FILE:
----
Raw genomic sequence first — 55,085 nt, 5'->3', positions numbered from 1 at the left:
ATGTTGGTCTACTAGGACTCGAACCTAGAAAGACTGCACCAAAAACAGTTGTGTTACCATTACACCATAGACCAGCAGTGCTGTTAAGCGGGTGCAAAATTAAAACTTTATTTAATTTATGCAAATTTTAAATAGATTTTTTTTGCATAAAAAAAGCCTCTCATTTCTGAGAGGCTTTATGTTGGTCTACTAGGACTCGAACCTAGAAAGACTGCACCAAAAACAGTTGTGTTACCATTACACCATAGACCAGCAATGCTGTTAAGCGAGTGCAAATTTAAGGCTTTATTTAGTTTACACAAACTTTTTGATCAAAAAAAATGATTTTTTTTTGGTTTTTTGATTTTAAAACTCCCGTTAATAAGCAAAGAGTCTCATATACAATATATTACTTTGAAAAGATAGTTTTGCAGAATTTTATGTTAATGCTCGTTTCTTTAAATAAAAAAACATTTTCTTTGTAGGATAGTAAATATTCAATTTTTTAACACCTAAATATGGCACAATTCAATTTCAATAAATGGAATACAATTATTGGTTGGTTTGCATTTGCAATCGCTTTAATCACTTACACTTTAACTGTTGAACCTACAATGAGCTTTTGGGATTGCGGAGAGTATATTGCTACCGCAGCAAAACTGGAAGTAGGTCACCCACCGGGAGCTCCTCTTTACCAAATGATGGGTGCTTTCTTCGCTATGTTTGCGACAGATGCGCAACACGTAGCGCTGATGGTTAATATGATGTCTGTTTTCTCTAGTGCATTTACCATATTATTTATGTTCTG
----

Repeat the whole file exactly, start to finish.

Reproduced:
Raw genomic sequence first — 55,085 nt, 5'->3', positions numbered from 1 at the left:
ATGTTGGTCTACTAGGACTCGAACCTAGAAAGACTGCACCAAAAACAGTTGTGTTACCATTACACCATAGACCAGCAGTGCTGTTAAGCGGGTGCAAAATTAAAACTTTATTTAATTTATGCAAATTTTAAATAGATTTTTTTTGCATAAAAAAAGCCTCTCATTTCTGAGAGGCTTTATGTTGGTCTACTAGGACTCGAACCTAGAAAGACTGCACCAAAAACAGTTGTGTTACCATTACACCATAGACCAGCAATGCTGTTAAGCGAGTGCAAATTTAAGGCTTTATTTAGTTTACACAAACTTTTTGATCAAAAAAAATGATTTTTTTTTGGTTTTTTGATTTTAAAACTCCCGTTAATAAGCAAAGAGTCTCATATACAATATATTACTTTGAAAAGATAGTTTTGCAGAATTTTATGTTAATGCTCGTTTCTTTAAATAAAAAAACATTTTCTTTGTAGGATAGTAAATATTCAATTTTTTAACACCTAAATATGGCACAATTCAATTTCAATAAATGGAATACAATTATTGGTTGGTTTGCATTTGCAATCGCTTTAATCACTTACACTTTAACTGTTGAACCTACAATGAGCTTTTGGGATTGCGGAGAGTATATTGCTACCGCAGCAAAACTGGAAGTAGGTCACCCACCGGGAGCTCCTCTTTACCAAATGATGGGTGCTTTCTTCGCTATGTTTGCGACAGATGCGCAACACGTAGCGCTGATGGTTAATATGATGTCTGTTTTCTCTAGTGCATTTACCATATTATTTATGTTCTG